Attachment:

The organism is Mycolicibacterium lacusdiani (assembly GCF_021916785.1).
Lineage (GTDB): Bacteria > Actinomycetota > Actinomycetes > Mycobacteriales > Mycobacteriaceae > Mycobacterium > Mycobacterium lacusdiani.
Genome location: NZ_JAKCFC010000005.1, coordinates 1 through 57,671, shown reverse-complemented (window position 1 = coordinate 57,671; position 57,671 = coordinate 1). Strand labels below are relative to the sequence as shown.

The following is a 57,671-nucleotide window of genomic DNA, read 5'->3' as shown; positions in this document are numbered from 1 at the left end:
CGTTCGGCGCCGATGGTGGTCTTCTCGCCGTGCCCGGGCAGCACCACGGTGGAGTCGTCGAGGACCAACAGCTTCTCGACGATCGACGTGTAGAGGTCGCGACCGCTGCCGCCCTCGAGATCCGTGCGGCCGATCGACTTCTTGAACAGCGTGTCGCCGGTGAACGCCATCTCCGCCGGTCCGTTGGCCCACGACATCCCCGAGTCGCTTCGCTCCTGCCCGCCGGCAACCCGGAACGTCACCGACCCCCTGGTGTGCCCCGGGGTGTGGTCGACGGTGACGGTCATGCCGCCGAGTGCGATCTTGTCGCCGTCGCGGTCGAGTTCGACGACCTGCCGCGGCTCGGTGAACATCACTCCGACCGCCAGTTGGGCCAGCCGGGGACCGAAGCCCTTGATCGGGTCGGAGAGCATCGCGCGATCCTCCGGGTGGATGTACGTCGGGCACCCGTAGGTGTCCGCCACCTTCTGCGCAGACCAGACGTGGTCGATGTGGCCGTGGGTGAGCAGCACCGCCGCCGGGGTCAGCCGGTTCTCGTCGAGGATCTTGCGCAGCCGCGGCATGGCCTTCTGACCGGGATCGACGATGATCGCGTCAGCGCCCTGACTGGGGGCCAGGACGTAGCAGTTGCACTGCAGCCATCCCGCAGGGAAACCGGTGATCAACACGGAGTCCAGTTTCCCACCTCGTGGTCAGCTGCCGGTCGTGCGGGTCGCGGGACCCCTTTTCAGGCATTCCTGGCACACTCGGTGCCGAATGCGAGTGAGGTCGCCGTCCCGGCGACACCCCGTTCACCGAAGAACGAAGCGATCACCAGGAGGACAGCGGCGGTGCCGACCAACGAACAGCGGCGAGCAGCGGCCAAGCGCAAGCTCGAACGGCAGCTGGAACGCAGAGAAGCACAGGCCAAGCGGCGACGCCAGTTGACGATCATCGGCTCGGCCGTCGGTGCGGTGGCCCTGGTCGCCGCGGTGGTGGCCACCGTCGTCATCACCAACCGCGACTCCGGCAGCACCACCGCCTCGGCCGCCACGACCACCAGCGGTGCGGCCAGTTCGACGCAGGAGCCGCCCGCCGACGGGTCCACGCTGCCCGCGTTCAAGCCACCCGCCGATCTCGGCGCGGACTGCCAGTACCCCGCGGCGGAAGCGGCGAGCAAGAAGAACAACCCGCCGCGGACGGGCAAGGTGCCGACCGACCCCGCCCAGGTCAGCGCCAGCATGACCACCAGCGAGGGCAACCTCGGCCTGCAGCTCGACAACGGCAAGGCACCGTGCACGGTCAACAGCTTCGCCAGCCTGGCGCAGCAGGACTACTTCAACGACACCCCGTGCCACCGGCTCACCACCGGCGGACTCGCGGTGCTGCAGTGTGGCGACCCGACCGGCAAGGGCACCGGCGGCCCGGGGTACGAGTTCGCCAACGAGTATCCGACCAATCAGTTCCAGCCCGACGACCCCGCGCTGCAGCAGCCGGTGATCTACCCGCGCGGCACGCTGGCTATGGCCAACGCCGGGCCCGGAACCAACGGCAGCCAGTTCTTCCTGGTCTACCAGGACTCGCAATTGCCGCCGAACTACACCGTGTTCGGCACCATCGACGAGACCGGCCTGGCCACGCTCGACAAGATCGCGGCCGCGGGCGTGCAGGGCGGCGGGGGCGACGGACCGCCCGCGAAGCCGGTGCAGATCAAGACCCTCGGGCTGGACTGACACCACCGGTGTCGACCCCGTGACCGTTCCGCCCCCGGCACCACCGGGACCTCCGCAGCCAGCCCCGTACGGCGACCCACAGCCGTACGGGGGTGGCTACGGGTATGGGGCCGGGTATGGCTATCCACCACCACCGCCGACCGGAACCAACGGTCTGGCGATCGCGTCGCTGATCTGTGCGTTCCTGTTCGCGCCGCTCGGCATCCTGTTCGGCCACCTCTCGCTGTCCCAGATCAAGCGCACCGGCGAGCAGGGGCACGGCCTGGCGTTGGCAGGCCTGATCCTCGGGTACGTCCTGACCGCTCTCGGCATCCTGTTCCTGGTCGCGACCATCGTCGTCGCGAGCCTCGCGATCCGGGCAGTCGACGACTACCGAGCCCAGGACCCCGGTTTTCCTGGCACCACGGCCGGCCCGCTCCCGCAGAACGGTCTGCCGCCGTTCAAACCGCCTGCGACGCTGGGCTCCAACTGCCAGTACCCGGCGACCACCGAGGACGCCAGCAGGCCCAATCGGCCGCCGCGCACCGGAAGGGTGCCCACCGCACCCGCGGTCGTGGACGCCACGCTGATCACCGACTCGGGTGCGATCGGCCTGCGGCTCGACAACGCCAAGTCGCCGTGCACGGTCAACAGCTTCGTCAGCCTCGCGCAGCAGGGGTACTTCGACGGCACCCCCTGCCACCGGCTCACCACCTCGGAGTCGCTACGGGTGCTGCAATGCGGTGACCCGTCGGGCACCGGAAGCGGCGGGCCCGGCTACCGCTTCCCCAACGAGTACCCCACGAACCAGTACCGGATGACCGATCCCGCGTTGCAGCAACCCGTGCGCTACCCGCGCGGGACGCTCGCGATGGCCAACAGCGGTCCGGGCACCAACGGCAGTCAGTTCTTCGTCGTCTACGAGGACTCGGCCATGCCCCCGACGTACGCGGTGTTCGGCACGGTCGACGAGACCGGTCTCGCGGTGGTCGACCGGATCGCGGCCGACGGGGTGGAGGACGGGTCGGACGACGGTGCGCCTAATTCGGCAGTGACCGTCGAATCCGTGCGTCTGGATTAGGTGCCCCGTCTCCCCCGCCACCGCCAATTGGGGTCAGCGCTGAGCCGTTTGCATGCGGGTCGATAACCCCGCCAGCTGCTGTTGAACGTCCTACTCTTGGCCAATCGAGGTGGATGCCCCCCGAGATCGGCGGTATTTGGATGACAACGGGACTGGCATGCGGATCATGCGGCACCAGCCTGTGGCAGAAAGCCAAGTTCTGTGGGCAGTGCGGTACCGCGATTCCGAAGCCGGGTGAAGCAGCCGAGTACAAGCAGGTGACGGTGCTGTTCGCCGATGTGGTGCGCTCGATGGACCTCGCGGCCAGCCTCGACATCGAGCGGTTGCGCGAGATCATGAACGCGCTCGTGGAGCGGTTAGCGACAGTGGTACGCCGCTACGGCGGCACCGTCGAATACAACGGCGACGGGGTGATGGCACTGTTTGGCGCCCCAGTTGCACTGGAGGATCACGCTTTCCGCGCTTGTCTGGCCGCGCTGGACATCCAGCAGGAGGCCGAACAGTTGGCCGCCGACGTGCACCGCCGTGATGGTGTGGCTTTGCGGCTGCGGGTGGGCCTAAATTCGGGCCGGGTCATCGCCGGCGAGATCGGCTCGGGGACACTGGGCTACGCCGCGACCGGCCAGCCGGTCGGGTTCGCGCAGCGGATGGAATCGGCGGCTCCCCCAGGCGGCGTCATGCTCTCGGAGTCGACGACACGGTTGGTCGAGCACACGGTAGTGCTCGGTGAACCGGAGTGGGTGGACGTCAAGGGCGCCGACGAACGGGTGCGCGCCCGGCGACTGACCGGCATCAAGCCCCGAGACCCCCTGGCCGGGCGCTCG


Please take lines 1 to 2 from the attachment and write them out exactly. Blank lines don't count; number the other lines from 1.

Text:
The organism is Mycolicibacterium lacusdiani (assembly GCF_021916785.1).
Lineage (GTDB): Bacteria > Actinomycetota > Actinomycetes > Mycobacteriales > Mycobacteriaceae > Mycobacterium > Mycobacterium lacusdiani.